No “Wake Up” Criteria Allowed in Retirement Investments – Indianapolis Business Journal

Todd Rokita

Indiana and its investment managers cannot invest in the government employee retirement system based on environmental, social or governance criteria, Attorney General Todd Rokita wrote in an advisory opinion released Thursday.

Under state law, Rokita said, those decisions can only consider the financial interests of Indiana employees and retirees.

“Woke big business is working with their leftist allies to overthrow the will of the people,” Rokita said at a virtual event on Thursday. “This includes investing Hoosiers pensions in ways that work against the best interests of Indiana families.”

The so-called ESG framework seeks to use specific criteria – rather than general terms – to assess the environmental impacts of a particular company or investment, human rights policies and governance structures. But the framework has drawn ire from conservatives who say it promotes a ‘woke’ agenda.

“For example, ESG investors make conscious decisions not to invest in fossil fuel companies, regardless of the prospects for financial return, simply because investors are more determined to fight against what they think is global climate change, than to make a comeback to savers,” Rokita said. “Other ESG goals include implementing critical race theory in corporate training programs.”

In the advisory opinion, he concluded that Indiana law prevents Indiana’s public retirement system board from choosing investments based on ESG criteria, voting based on the criteria, and retain investment advisers who use the criteria.

State Sen. Eric Koch, R-Bedford, sought advice from Rokita, who serves as the legislature’s attorney.

But Rokita refrained from criticizing the 501,000-member system’s board itself. The pension system ended fiscal 2021 with about $45.8 billion in assets, according to its website.

Instead, he criticized companies hired to manage Indiana’s retirement investments.

“I want to be clear, the [system] the members of the board of directors … have worked hard to serve the best interests of Hoosiers,” Rokita said. “And we are grateful to them for that, but more and more actions by outside investment firms – the ones they are most often forced to deal with – threaten to ultimately erode that financial stability.”

“The increase in ESG investing has started to negatively impact public pension funds across the country. I don’t want that to happen here in the state of Indiana,” Rokita said later. His office did not immediately respond to a request for examples.

Rokita said his office was working with Arizona to review major investment management players like BlackRock, The Vanguard Group and State Street Corp., as well as with Missouri to review financial services firm Morningstar Inc.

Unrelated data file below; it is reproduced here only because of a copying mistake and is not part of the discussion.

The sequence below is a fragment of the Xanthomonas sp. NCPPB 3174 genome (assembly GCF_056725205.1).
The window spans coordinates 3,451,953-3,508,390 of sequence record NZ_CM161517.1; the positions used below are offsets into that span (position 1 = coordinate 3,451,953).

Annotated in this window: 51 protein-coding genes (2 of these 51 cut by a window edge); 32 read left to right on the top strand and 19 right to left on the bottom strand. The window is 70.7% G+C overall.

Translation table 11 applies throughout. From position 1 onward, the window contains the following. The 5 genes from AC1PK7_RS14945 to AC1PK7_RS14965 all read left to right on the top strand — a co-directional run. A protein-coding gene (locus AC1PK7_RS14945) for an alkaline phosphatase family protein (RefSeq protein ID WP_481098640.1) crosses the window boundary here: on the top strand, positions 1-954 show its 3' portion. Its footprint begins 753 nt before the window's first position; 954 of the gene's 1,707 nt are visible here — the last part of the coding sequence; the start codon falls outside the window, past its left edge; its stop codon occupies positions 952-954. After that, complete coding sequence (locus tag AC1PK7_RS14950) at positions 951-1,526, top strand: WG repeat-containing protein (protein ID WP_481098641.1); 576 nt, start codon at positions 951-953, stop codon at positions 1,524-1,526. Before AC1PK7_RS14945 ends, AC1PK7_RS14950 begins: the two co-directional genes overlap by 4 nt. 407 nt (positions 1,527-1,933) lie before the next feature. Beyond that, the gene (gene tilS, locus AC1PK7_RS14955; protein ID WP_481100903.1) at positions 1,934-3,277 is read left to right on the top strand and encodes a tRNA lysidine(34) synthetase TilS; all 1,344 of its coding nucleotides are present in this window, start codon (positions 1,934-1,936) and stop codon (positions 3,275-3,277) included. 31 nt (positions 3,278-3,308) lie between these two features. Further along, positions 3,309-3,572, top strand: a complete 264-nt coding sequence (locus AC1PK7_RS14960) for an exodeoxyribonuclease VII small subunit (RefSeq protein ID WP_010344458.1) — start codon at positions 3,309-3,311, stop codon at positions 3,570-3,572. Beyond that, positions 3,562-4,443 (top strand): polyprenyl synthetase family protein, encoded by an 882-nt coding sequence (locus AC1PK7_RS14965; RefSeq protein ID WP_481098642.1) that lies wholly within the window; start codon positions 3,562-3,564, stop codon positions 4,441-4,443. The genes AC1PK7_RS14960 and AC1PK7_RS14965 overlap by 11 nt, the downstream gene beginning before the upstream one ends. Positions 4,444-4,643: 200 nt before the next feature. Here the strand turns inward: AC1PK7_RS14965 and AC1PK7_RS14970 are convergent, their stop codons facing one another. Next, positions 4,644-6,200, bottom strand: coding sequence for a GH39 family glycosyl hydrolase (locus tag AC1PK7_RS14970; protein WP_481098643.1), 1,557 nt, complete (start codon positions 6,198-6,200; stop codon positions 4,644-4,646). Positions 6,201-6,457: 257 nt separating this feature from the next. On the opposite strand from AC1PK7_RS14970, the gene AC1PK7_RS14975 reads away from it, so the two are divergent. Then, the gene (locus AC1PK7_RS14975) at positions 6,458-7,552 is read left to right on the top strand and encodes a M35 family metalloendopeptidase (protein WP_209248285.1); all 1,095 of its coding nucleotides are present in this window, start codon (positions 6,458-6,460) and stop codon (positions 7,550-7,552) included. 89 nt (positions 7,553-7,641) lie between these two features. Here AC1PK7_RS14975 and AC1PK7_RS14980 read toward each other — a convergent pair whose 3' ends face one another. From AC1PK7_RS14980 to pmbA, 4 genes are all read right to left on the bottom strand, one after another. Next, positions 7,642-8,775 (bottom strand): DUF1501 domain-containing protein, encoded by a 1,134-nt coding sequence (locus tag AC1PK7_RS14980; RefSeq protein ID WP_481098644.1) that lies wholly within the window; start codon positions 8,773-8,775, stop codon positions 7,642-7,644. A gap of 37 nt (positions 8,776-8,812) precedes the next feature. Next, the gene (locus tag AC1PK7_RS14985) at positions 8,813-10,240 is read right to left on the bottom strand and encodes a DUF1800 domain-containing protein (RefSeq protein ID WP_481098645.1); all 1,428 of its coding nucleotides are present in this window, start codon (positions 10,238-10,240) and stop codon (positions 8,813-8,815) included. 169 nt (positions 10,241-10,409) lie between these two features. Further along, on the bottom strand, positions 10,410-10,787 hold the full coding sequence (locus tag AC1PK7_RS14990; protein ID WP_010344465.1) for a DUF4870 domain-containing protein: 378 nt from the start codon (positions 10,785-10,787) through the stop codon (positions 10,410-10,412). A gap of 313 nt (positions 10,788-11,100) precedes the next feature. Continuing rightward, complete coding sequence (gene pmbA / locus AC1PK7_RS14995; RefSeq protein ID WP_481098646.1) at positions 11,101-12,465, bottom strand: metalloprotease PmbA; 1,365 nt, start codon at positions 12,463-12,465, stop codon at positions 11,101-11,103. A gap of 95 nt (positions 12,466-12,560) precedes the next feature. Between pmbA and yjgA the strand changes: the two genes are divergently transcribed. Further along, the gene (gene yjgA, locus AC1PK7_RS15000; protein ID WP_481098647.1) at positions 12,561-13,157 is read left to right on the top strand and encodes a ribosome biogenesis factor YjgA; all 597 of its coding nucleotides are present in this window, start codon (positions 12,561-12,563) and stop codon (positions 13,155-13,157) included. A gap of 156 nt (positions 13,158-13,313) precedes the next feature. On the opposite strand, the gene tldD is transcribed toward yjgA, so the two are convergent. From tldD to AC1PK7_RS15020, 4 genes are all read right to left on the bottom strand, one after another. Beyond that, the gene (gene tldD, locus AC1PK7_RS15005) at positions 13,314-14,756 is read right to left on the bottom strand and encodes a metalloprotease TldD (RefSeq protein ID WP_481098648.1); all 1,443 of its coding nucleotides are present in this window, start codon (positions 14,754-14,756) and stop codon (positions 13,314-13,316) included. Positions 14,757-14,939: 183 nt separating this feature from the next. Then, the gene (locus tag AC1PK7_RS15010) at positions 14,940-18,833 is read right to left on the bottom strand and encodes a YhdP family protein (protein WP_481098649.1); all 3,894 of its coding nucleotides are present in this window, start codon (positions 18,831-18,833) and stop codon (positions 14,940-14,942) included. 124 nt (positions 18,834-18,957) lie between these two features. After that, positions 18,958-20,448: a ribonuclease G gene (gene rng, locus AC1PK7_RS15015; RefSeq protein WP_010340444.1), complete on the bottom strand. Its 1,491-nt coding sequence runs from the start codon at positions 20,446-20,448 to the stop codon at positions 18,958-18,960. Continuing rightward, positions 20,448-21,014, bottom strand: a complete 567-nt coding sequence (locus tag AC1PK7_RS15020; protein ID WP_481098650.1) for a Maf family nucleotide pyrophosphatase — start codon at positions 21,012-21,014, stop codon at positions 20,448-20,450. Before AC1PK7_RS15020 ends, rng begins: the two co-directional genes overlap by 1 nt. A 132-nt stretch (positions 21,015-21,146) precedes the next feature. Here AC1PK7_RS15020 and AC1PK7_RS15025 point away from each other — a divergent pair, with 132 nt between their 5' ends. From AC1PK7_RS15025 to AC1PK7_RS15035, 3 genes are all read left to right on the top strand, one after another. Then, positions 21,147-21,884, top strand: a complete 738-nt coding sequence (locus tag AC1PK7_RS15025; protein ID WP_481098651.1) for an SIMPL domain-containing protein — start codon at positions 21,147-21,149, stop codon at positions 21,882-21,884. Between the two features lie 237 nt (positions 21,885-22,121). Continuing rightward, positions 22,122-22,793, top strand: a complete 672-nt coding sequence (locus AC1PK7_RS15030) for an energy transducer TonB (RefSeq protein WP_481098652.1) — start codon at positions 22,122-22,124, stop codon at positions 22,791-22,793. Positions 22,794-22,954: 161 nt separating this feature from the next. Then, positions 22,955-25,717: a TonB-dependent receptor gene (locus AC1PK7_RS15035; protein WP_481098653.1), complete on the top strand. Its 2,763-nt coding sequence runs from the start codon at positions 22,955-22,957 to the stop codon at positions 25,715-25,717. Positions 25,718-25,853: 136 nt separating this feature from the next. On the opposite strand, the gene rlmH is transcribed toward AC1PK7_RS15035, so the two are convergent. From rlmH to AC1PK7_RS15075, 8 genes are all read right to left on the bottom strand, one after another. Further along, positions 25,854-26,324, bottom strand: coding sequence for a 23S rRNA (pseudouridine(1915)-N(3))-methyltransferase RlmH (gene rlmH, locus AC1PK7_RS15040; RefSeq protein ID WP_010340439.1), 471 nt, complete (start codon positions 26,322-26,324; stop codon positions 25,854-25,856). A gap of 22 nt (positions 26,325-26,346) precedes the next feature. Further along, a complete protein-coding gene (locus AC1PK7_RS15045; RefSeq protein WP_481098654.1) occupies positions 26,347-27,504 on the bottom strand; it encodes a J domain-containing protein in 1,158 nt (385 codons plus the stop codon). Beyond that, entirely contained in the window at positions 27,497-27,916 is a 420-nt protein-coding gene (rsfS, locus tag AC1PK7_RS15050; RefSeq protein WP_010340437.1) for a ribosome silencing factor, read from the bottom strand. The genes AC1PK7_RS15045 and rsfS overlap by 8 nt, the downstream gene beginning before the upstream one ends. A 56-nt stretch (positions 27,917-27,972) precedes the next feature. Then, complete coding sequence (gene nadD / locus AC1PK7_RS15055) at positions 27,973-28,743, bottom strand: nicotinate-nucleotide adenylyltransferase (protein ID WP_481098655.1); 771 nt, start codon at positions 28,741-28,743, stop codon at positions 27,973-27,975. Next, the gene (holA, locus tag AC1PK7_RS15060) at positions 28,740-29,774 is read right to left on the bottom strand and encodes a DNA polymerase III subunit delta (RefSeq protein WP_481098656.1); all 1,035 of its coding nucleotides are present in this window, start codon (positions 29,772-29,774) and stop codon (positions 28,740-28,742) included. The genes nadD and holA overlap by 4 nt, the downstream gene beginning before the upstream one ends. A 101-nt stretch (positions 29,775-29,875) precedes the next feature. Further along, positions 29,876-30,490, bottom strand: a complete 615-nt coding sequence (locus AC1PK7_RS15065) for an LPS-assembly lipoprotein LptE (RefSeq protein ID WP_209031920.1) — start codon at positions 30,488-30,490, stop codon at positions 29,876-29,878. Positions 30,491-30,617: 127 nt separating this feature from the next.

Indiana joined Missouri on Thursday in another investigation into the Net-Zero Banking Alliance, launched in April 2021. The industry-led group of banks convened by the United Nations wants to reduce emissions from loan and debt portfolios. member investment to net zero by 2050.

Rokita provides an update on the abortion trial

Rokita also said Thursday that he would “proudly” defend Indiana’s abortion ban, which goes into effect Sept. 15, against a legal challenge filed Tuesday by a group of Indiana abortion providers. .

Rokita said he personally believes Bill 1 enshrined in the Senate should have “no exceptions” – it has four narrowly defined ones – but said his job is to “defend anything the legislature passes”.

A nearly 50-day investigation into Indiana obstetrician-gynecologist Dr. Caitlin Bernard, who performed an abortion on a 10-year-old rape victim from Ohio, is ongoing, Rokita said. His office says it is investigating whether Bernard violated patient reporting and confidentiality laws.

Bernard’s employer, Indiana University Health, told the Indianapolis Star in July that it found no privacy law violations during its internal review of the case. And the Indiana Department of Health released an aborted pregnancy report that seemed to clear Bernard up on the reporting issue.

When asked why the investigation has not yet been completed, Rokita replied, “We will go where the facts take us, as we conduct all of our investigations.”

“The speed at which it is concluded is really going to be determined by the cooperation that we get, not only from the subjects, but also from the third parties who are involved and [that] we need information,” he added.

Rokita spoke at a Facebook live event. His office required both credentialed reporters and everyday written email questions from the Hoosiers before and during the event, which a spokeswoman read aloud to Rokita.

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